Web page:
Do you work with mid-level providers, and if so, what kind(s) (i.e. vet techs, etc.)? For most of my career I have worked primarily with on-the-job trained assistants who have no formal education beyond high school. I have worked with a few registered or licensed technicians, and love it–they really enable the provision of much better care.

On average: How many hours a week do you work? How many hours do you sleep per night? How many weeks of vacation do you take?
My current schedule is one week on, then two weeks off. So the weeks I work I am in the clinic 114 hours a week. The weeks I am off I pick up an average of one to two days relief work. I sleep four to six hours out of every 24. I don’t really think in terms of vacation, I just spend chunks of time pursuing different interests. Some interests pay me in money, some pay me in personal satisfaction or growth.

Do you have family, and if so, do you have enough time to spend with them?
Yes, I have a marriage of 17 years and two kids in elementary school. I don’t feel like I spend enough time with them, but I know full time stay at home parents who feel the same way. I think it’s hard no matter how you do it.

Are you satisfied with your income?
Yes. I’ve always been paid enough to do what I was being asked to do; if not, I found another job.

If you took out educational loans, is/was paying them back a financial strain?
I graduated with $80,000 in student loans in 2001, and that was a resident tuition rates, with no undergrad loans, a spouse who worked full time, and working close to full time myself most of the time I was in school. I’ve never had trouble making my loan payment, but it has really constrained our long term financial achievements. We’d be a lot further along the road to financial independence if we hadn’t had that payment to make every month.

In your position now, knowing what you do – what would you say to yourself 10 years ago?
Lower your expectations.

What information/advice do you wish you had known when you were pre veterinary school?
How to lower my expectations!

From your perspective, what is the biggest problem in veterinary medicine today?
Finding palatable ways to restructure the profession so we can continue to meet the needs of a global society in a rapidly changing economic and demographic environment. The needs are the same as always. We need safe, nutritious food made from happy animals in a healthy sustainable global environment. We need the wild world preserved for the benefit of our bodies and our souls. We want to keep animals close for our companionship and entertainment. Vets are the go to people for all of that. Veterinarians have a uniquely comprehensive education that offers both the hands on practical skills and the theoretical knowledge to meet those needs. In a world that gets smaller every day with advances in communication and travel, veterinary education confers a skill set capable of creating solutions to problems that transcend political, geographical and cultural boundaries. Acquiring the education, skill set and data set has become so costly we can no longer afford to be vets the way we always have. We either change the way we educate, learn and provide services to meet those needs, or they will be met by others.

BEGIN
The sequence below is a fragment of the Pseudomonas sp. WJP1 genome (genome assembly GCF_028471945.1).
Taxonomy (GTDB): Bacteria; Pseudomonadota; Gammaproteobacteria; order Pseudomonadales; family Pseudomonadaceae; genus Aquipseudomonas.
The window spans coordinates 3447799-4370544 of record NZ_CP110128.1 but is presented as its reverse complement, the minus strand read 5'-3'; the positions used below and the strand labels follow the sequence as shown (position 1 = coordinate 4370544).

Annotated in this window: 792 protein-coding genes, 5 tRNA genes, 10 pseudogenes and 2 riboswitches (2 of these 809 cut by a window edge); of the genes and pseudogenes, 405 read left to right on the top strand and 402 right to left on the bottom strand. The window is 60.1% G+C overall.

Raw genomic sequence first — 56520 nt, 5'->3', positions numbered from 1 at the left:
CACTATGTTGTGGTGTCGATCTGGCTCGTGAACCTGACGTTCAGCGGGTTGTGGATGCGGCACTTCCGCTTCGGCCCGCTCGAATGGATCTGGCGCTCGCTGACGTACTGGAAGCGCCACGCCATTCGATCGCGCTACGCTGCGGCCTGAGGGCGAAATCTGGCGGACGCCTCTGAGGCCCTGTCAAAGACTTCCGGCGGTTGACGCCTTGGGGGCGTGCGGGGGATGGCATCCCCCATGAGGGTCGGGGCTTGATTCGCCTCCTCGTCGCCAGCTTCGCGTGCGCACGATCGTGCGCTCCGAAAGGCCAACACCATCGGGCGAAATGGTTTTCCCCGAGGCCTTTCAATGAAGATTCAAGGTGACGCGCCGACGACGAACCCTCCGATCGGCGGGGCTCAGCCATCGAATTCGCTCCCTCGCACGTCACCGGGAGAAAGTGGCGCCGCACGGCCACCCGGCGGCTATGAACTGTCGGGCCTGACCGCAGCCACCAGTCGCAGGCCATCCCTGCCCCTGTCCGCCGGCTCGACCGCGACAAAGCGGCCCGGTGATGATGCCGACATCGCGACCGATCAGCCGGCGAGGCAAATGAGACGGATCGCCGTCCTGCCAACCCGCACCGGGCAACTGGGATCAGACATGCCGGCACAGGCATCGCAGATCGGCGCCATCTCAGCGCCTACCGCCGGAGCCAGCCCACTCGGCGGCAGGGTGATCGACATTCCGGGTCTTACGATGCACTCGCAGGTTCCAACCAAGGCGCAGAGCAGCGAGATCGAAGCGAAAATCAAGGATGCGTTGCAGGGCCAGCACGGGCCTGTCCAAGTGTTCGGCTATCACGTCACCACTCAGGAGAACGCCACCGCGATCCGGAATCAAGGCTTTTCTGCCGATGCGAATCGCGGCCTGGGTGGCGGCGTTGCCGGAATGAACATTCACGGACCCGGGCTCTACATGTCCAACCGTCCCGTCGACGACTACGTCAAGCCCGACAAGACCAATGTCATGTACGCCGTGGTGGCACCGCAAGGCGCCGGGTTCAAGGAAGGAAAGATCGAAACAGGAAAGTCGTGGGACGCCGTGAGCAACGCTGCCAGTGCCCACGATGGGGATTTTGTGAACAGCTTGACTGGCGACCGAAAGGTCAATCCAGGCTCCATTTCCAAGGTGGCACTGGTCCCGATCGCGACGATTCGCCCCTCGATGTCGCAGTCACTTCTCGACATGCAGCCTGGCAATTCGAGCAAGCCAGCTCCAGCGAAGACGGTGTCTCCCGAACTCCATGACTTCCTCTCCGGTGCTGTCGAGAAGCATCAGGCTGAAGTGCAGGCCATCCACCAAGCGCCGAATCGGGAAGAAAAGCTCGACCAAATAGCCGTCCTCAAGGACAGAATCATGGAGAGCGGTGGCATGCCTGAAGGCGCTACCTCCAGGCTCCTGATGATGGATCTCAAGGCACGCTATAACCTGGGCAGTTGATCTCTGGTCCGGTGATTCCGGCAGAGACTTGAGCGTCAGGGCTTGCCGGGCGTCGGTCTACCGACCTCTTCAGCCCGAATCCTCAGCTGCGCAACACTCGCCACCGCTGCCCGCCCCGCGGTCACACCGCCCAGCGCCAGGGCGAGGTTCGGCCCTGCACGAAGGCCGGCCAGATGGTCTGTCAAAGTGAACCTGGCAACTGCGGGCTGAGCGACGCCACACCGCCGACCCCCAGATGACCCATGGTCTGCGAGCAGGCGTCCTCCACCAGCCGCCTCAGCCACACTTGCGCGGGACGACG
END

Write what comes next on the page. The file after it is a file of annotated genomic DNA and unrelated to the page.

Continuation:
Where do you see veterinary medicine in 10 years?
Ask the students, they are the ones who will determine that. In other words, all the words in the world from me mean little compared to the actions of our recent graduates and current students. Half of all U.S. veterinarians graduated within the past 15 years. In 10 years they will be reaching the midpoint of their careers and the top of their profession. Don’t ask me what the future will look like, join me in watching them create it.

What types of outreach/volunteer work do you do, if any?
I speak to groups in which my kids are involved, we have a project at their school, I speak to youth groups at our congregations; this year I am running for a volunteer position with the American Veterinary Medical Association. I also spend time collecting data on various student debt, education and compensation issues and discussing it with colleagues and professional leaders.

Do you have any final piece of advice for students interested in pursuing veterinary medicine as a career?
Be prepared to fail, odds are you will. Have a plan to cope with that, then work very hard to make your plan unnecessary.

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Comments

  1. Brian Burke Jr. says: